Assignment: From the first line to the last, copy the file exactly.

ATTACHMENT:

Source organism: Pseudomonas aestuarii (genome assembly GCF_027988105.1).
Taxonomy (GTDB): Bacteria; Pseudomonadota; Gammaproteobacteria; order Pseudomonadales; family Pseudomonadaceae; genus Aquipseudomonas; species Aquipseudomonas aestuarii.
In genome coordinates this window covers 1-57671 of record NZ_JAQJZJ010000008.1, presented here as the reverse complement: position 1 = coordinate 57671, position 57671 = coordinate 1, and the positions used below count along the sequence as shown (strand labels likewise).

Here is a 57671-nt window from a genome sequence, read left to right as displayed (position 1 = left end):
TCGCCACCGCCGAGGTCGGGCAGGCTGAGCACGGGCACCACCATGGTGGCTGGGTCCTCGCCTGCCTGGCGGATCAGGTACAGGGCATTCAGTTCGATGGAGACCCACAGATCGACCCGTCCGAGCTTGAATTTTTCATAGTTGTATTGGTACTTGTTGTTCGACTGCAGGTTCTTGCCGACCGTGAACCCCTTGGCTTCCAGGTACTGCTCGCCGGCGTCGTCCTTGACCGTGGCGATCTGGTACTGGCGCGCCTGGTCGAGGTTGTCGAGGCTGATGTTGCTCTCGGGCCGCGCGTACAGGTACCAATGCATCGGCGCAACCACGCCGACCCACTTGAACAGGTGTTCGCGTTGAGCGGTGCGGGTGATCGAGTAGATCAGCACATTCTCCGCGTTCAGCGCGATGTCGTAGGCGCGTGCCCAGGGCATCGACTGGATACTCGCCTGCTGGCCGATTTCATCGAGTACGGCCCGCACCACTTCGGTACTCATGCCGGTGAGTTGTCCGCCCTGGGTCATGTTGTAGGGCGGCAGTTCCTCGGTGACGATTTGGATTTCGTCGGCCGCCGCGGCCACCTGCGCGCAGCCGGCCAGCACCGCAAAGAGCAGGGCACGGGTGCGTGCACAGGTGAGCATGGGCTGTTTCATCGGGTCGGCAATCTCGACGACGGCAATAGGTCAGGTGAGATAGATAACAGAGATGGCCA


Source organism: Pseudomonas aestuarii (genome assembly GCF_027988105.1).
Taxonomy (GTDB): Bacteria; Pseudomonadota; Gammaproteobacteria; order Pseudomonadales; family Pseudomonadaceae; genus Aquipseudomonas; species Aquipseudomonas aestuarii.
In genome coordinates this window covers 1-57671 of record NZ_JAQJZJ010000008.1, presented here as the reverse complement: position 1 = coordinate 57671, position 57671 = coordinate 1, and the positions used below count along the sequence as shown (strand labels likewise).

Here is a 57671-nt window from a genome sequence, read left to right as displayed (position 1 = left end):
TCGCCACCGCCGAGGTCGGGCAGGCTGAGCACGGGCACCACCATGGTGGCTGGGTCCTCGCCTGCCTGGCGGATCAGGTACAGGGCATTCAGTTCGATGGAGACCCACAGATCGACCCGTCCGAGCTTGAATTTTTCATAGTTGTATTGGTACTTGTTGTTCGACTGCAGGTTCTTGCCGACCGTGAACCCCTTGGCTTCCAGGTACTGCTCGCCGGCGTCGTCCTTGACCGTGGCGATCTGGTACTGGCGCGCCTGGTCGAGGTTGTCGAGGCTGATGTTGCTCTCGGGCCGCGCGTACAGGTACCAATGCATCGGCGCAACCACGCCGACCCACTTGAACAGGTGTTCGCGTTGAGCGGTGCGGGTGATCGAGTAGATCAGCACATTCTCCGCGTTCAGCGCGATGTCGTAGGCGCGTGCCCAGGGCATCGACTGGATACTCGCCTGCTGGCCGATTTCATCGAGTACGGCCCGCACCACTTCGGTACTCATGCCGGTGAGTTGTCCGCCCTGGGTCATGTTGTAGGGCGGCAGTTCCTCGGTGACGATTTGGATTTCGTCGGCCGCCGCGGCCACCTGCGCGCAGCCGGCCAGCACCGCAAAGAGCAGGGCACGGGTGCGTGCACAGGTGAGCATGGGCTGTTTCATCGGGTCGGCAATCTCGACGACGGCAATAGGTCAGGTGAGATAGATAACAGAGATGGCCA